Light thresholds to prevent dredging impacts on the Great Barrier Reef seagrass, Zostera muelleri ssp. capricorni

Chartrand, Kathryn M., Bryant, Catherine V., Carter, Alexandra B., Ralph, Peter J., and Rasheed, Michael A. (2016) Light thresholds to prevent dredging impacts on the Great Barrier Reef seagrass, Zostera muelleri ssp. capricorni. Frontiers in Marine Science, 3. 106.

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Coastal seagrass habitats are at risk from a range of anthropogenic activities that modify the natural light environment, including dredging activities associated with coastal and port developments. On Australia's east coast, the tropical seagrass Zostera muelleri ssp. capricorni dominates intertidal mudbanks in sheltered embayments which are also preferred locations for harbors and port facilities. Dredging to establish and maintain shipping channels in these areas can degrade water quality and diminish light conditions that are required for seagrass growth. Based on this potential conflict, we simulated in-situ light attenuation events to measure effects on Z. muelleri ssp. capricorni condition. Semi-annual in situ shading studies conducted over 3 years were used to quantify the impact of prolonged light reduction on seagrass morphometrics (biomass, percent cover, and shoot density). Experimental manipulations were complimented with an assessment of 46 months of light history and concurrent natural seagrass change at the study site in Gladstone Harbour. There was a clear light-dependent effect on seagrass morphometrics during seagrass growing seasons, but no effect during senescent periods. Significant seagrass declines occurred between 4 and 8 weeks after shading during the growing seasons with light maintained in the range of 4–5 mol photons m−2 d−1. Sensitivity to shading declined when applied in 2-week intervals (fortnightly) rather than continuous over the same period. Field observations were correlated to manipulative experiments to derive an applied threshold of 6 mol photons m−2 d−1 which formed the basis of a reactive light-based management strategy which has been successfully implemented to ensure positive ecological outcomes for seagrass during a large-scale dredging program.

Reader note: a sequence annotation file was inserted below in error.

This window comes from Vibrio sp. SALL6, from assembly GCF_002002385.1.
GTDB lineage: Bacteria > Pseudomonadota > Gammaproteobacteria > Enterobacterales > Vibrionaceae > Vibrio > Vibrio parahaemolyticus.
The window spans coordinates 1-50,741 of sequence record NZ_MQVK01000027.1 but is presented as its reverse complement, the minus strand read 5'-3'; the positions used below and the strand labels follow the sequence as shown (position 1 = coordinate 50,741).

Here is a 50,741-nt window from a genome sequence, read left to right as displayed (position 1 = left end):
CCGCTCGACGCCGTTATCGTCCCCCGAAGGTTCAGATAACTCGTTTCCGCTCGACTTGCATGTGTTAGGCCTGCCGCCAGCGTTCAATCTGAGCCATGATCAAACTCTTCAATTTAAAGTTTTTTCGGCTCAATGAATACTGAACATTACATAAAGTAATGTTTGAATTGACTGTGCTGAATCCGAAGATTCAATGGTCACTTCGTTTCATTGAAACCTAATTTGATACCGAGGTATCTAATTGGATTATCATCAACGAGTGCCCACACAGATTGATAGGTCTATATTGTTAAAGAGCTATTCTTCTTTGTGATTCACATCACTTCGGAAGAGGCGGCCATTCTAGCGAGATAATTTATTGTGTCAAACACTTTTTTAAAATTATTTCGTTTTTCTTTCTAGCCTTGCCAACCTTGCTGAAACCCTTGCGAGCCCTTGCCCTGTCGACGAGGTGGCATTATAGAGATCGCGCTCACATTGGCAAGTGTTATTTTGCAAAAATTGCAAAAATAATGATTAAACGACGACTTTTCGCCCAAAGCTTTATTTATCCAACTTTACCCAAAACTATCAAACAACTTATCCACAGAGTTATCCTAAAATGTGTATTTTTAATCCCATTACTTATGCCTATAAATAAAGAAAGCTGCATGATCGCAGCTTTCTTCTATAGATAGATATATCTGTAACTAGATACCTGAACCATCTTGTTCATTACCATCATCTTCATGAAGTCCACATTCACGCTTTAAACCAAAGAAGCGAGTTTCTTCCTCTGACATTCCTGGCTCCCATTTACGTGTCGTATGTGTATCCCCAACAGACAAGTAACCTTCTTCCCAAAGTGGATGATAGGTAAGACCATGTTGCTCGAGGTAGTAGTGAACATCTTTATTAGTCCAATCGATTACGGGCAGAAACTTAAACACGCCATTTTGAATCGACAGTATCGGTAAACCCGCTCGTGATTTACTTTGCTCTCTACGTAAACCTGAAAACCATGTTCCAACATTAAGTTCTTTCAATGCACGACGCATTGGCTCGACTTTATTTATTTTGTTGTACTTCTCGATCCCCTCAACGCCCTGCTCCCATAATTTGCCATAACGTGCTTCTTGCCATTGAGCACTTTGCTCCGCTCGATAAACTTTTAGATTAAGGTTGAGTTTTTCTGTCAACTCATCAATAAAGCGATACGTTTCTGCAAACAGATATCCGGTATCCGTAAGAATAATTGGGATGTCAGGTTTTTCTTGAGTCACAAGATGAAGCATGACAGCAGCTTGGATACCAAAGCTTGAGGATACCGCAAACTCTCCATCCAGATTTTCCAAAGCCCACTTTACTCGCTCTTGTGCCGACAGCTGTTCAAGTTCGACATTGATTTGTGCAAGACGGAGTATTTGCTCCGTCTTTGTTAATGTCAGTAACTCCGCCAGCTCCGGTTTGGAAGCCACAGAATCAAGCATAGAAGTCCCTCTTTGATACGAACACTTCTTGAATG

Item ID: 44876
Item Type: Article (Research - C1)
ISSN: 2296-7745
Keywords: seagrass, shading, light attenuation, thresholds, dredging management, Zostera muelleri, indicators
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© 2016 Chartrand, Bryant, Carter, Ralph and Rasheed. This is an open-access article distributed under the terms of the Creative Commons Attribution License (CC BY). The use, distribution or reproduction in other forums is permitted, provided the original author(s) or licensor are credited and that the original publication in this journal is cited, in accordance with accepted academic practice. No use, distribution or reproduction is permitted which does not comply with these terms.

Funders: Babel-Sbf, Queensland Gas Corporation (QGC), Gladstone Ports Corporation (GPC), Australian Research Council (ARC)
Projects and Grants: ARC LP110200454
Date Deposited: 02 Aug 2016 01:13
FoR Codes: 41 ENVIRONMENTAL SCIENCES > 4104 Environmental management > 410404 Environmental management @ 25%
41 ENVIRONMENTAL SCIENCES > 4104 Environmental management > 410402 Environmental assessment and monitoring @ 25%
31 BIOLOGICAL SCIENCES > 3103 Ecology > 310305 Marine and estuarine ecology (incl. marine ichthyology) @ 50%
SEO Codes: 96 ENVIRONMENT > 9605 Ecosystem Assessment and Management > 960503 Ecosystem Assessment and Management of Coastal and Estuarine Environments @ 50%
96 ENVIRONMENT > 9608 Flora, Fauna and Biodiversity > 960808 Marine Flora, Fauna and Biodiversity @ 25%
96 ENVIRONMENT > 9605 Ecosystem Assessment and Management > 960507 Ecosystem Assessment and Management of Marine Environments @ 25%
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